by Sumaa Tekur
Inflation has far-reaching consequences on the economy. In South India, it recently reached the barbershops of the sleepy village of Amingad, in the Bagalkot district of Karnataka state. Unable to make ends meet with the modest service rate of Rs 12 for a haircut (charged by all 10 barbershops in this village), the barbers’ community unanimously decided to hike their rates by 25%.
So when a young girl clutching Rs 12 turned up at one of the salons in this village seeking a trim, she was shooed away and asked to bring Rs 15. Angered by this sudden decision to increase prices, the villagers (predominantly weavers and farmers) protested. But this did not cut any ice with the barbers, who simply closed shop. The scissors-down strike went on for more than five days, with absolutely no activity at the barbershops of Amingad (Times of India, 14 March 2011).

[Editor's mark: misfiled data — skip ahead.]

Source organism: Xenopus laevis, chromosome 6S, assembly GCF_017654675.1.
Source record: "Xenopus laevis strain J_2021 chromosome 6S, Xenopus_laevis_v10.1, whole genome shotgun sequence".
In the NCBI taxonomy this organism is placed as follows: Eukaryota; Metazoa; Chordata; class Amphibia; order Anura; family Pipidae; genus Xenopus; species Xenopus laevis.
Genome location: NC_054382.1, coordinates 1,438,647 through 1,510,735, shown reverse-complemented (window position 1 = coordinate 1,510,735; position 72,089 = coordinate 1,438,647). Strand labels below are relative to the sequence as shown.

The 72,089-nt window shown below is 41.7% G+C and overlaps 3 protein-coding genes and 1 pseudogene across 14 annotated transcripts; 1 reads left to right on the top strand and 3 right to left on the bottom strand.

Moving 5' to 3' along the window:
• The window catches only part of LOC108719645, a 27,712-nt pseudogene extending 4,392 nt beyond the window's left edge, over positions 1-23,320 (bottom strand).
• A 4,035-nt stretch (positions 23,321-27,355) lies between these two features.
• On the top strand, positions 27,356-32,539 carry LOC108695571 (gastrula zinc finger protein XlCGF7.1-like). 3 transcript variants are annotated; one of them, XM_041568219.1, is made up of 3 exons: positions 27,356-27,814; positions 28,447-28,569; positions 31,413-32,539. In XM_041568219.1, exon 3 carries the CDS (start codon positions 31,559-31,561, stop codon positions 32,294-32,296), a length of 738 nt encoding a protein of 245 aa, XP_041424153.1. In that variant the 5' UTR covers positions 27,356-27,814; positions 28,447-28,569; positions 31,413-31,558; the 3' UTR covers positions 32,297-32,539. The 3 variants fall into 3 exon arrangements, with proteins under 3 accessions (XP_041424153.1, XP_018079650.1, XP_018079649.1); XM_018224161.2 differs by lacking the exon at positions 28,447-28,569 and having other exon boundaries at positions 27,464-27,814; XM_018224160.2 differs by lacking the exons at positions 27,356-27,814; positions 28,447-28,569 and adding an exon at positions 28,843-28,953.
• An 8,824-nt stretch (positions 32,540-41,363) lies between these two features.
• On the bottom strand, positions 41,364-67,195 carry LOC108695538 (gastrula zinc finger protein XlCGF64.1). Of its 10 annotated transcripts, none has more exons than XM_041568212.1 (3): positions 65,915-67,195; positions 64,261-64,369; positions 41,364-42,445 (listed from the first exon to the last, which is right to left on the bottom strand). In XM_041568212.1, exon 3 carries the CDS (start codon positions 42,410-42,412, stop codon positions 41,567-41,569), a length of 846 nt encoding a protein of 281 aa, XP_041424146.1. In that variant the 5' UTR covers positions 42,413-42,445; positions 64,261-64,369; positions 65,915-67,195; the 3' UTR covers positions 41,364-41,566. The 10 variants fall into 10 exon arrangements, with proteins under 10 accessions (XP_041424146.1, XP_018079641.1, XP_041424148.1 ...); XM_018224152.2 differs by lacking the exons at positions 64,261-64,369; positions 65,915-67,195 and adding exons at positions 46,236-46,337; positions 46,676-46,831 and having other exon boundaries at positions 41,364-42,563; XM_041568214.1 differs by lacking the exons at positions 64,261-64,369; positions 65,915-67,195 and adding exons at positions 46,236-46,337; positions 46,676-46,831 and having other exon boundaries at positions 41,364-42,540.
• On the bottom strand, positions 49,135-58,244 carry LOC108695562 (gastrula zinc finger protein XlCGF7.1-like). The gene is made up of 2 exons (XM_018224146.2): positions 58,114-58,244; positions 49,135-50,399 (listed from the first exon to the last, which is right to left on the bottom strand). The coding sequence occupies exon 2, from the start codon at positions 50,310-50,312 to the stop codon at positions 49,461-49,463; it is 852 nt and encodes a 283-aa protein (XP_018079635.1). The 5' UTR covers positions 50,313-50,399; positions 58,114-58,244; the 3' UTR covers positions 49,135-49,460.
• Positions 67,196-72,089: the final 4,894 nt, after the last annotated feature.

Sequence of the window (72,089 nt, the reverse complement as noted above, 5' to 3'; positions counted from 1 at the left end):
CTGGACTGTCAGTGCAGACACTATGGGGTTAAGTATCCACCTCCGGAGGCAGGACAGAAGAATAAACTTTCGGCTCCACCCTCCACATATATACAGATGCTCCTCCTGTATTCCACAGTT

Not ones to give up easily, the farmers — those in urgent need of a haircut, of course — went to the neighbouring village, Sulibhavi, which is 2 km away. But, in a demonstration of solidarity with the strikers, the barbers there refused service to Amingad’s villagers.
This story of inflation turning a hair-razing story into a hair-raising news report is an exception. This week, the rate of wholesale price inflation has touched 8.31%, and every household in India has a story to tell on how they have shrunk their budgets to bare essentials and tightened their belts to make ends meet.